Friday, in Cotonou we started off with opening remarks form our Country Director. We had an important session on what type of health care to expect, or to not expect, once we go back home – and what medical clearance we need to go through before we get on our plane. (Basically the same physicals we had to do in order to enter the Peace Corps have to be done again in order to leave). Followed by some security information, and a question and answer session with RPCVs who are currently working with various NGOs and living in Benin.

The RPCV panel was incredibly insightful. Hearing about stories of readjusting (or not readjusting) to American life. The things that were shocking to people as they returned home. How to answer questions, that we really might not want to answer... and how to tell if the person asking really wants an answer. And of course about finding work after Peace Corps.

Me with the EA Program Managers
[Photo Thanks to Sarah A]
In the afternoon we had an official luncheon where we were presented Certificates of Appreciation from the various ministers of the Beninese government (the Ministry of Environment presented them to the Environmental Action volunteers) – and then we packed up into buses and headed to the beach in Grand Popo for the rest of our information sessions.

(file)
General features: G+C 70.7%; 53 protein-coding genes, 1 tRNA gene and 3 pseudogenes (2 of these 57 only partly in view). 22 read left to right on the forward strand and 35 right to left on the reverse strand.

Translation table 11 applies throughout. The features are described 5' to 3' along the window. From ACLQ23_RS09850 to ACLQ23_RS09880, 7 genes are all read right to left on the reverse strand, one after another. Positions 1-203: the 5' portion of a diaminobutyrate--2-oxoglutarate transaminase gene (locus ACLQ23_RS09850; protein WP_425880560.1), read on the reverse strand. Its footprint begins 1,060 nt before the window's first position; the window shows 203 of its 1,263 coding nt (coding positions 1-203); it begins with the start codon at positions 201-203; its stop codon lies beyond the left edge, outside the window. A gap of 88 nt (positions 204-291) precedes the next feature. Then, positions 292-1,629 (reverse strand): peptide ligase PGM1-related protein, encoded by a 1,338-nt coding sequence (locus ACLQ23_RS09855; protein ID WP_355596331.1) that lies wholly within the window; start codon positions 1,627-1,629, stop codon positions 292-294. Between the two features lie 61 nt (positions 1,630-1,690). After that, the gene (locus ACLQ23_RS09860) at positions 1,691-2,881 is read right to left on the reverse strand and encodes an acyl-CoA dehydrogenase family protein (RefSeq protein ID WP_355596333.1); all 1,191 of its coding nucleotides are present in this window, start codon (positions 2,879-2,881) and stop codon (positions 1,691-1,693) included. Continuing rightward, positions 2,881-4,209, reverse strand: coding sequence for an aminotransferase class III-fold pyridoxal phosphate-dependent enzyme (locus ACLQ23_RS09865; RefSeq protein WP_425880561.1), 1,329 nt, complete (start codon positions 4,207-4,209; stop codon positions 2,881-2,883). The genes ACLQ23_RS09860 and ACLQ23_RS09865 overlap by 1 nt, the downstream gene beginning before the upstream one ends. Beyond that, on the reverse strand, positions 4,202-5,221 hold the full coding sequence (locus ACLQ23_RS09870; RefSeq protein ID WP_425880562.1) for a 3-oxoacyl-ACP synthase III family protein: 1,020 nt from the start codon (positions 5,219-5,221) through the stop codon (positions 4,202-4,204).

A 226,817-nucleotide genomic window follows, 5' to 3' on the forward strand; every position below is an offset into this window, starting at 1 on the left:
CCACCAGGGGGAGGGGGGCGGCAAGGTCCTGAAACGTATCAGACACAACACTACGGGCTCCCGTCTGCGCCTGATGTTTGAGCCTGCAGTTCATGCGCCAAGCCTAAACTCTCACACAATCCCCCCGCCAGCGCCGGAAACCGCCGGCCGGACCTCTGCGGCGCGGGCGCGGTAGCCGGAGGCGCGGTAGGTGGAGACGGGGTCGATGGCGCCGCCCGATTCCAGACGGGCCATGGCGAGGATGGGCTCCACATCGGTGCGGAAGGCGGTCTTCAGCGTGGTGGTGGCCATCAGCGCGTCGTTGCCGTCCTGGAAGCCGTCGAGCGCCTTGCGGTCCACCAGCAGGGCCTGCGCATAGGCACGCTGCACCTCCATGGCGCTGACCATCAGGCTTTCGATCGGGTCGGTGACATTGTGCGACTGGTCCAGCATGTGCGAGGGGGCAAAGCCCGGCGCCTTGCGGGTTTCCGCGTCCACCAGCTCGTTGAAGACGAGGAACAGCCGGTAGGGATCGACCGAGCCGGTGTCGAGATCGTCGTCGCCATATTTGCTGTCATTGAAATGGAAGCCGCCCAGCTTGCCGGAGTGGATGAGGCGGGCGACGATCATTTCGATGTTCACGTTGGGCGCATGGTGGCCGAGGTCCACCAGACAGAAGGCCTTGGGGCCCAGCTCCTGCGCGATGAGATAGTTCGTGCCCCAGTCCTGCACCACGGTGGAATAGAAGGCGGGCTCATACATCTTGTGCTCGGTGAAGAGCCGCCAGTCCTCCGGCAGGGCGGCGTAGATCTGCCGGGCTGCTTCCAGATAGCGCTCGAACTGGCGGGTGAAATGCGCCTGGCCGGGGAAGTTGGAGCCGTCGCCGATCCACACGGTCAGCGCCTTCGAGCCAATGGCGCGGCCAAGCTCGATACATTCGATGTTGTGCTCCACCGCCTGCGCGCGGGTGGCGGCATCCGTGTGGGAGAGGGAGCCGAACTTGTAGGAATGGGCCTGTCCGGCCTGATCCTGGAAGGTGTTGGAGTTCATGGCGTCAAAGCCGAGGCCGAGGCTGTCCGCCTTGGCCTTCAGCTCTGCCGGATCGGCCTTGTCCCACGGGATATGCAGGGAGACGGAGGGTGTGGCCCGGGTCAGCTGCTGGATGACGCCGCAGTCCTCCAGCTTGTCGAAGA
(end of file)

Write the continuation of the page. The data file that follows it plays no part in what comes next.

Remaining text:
I am not going to go into detail about all of the things we learned this weekend. In summary we talked about resume writing, interviewing, how to frame our Peace Corps successes in a way that is applicable to work in the US – we talked about our successes individually and also in sector groups (showing how much we accomplished as a group was really uplifting) – we talked about our concerns with the program (ie changes we would like to see for future volunteers) – how to say goodbye to our friends in village – how to address the fact that most of us might not ever come back to this place we have been living and building relationships in for the past 2 years – the types of questions (both good and bad) that we will probably be asked when we get home and how to respond to them – the perks of Peace Corps service (NCE and Fellowships) – Networking – Closure – and so on and so forth.